The strange role of Klaus Schwab

I read another article yesterday from someone a little younger than me, lamenting the loss of a childhood hero, David Attenborough, to globalist technocracy. This sense of betrayal is not uncommon, and is something I’ve both felt and written about myself, having followed his nature programmes and books from as far back as 1959.

Now, it is quite possible that Attenborough’s embracing of the “human parasite” utopian ideology, most clearly seen in last year’s documentary on the supposed state of the planet, was present all along, but kept private (as, still, is the open expression of his eugenicist approach to human population). But whether or not that is the case, his “usefulness to the cause” depends on his public image as an elder statesman of the natural world, just as Greta Thunberg’s depends on her high profile as an untainted child savant.

And in general, it seems that there are three main kinds of influencers in the world (both for good and evil), all of whom usually depend on their high public profile for their effectiveness. To quote Sting:

Poets, priests and politicians
Have words to say for their positions
Words that scream for your submission
And no-one’s blocking their transmission.

And so great political leaders rally their people around their cause, whether they are heroic democrats like Winston Churchill, or single-minded autocrats like Napoleon Buonaparte. Margaret Thatcher and Pol Pot might use different methods to engender popular support, but no regime can last long without it, whether earned or manufactured.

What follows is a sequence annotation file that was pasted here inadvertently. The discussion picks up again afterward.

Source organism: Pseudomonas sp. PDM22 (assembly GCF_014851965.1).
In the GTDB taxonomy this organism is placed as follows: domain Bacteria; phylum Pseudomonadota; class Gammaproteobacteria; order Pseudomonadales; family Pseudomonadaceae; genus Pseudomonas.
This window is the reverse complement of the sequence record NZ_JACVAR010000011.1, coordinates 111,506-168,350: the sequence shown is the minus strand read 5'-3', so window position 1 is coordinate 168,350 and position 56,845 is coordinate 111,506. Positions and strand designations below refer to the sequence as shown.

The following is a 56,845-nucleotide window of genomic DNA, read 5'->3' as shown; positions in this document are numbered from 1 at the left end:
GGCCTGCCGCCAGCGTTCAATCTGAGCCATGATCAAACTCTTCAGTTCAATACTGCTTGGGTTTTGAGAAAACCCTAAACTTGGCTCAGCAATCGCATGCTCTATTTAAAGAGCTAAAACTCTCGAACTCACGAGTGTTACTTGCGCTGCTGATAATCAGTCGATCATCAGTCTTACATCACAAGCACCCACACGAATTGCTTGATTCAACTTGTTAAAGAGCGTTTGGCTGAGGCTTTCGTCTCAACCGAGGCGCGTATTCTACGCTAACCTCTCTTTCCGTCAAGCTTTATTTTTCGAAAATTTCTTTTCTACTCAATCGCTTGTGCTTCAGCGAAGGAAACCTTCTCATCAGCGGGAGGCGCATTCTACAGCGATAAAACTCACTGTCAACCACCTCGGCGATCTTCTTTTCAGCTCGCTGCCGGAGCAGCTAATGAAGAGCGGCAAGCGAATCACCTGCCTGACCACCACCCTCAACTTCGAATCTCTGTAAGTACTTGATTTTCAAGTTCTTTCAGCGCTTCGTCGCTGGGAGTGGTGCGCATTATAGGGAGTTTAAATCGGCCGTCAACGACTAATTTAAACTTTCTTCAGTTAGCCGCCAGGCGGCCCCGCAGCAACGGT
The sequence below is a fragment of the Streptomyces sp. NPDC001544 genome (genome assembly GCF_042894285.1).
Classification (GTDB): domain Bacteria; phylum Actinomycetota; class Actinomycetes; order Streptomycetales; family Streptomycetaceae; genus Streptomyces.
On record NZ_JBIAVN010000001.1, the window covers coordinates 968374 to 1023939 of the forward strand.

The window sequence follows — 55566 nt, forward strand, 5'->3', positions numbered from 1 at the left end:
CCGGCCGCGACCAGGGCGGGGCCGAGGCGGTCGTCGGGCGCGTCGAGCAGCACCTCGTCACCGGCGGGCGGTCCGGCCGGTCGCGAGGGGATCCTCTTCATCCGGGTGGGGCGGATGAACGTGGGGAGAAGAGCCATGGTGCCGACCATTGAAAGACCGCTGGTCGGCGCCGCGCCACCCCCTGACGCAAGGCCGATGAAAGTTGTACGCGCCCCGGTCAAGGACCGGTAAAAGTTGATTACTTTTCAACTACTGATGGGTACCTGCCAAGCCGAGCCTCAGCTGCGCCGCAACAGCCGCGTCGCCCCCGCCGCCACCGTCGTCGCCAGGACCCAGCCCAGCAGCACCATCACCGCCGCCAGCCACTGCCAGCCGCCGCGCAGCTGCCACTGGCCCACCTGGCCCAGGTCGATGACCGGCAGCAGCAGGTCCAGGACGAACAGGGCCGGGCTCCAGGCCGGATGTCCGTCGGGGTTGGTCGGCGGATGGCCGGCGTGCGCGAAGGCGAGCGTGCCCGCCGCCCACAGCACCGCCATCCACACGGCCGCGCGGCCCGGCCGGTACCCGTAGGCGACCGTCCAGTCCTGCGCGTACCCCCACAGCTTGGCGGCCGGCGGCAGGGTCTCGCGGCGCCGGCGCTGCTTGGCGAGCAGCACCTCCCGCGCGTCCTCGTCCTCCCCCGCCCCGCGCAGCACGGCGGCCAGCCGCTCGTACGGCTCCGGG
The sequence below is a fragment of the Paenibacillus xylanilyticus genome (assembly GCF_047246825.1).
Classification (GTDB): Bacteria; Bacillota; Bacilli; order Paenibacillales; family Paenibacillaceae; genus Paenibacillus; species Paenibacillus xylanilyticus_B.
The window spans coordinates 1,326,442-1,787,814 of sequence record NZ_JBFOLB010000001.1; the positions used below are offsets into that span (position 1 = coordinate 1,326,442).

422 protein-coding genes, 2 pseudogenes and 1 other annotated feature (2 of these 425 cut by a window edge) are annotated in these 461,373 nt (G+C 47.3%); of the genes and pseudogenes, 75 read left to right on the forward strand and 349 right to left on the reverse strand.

Behind them stand the “poets, “the prophets who are theoreticians and dreamers, the Karl Marxes, Friedrich Nietzsches or Edmund Burkes, building either utopian schemes or sensible theories. Fewer read their works than listen to Presidential addresses, but the political leaders are full of their praises, establishing Marxist revolutions or advocating a return to Burkian conservatism. Or they may simply write in their memoirs, or repeat on TV interviews, how indebted they were to the political thinking of some great minds of the past, such as the writers of the US Constitution.

An interesting, and rare, variant on these is someone like Niccolo Machiavelli, who is hugely influential on politicians and how they rule, but who is seldom trumpeted because leaders don’t like to appear manipulative and scheming even when they are. In any case, the success of Machiavelli’s advice would appear to rely on the fact that the broad masses don’t see behind the curtain past the public image of the mighty Prince.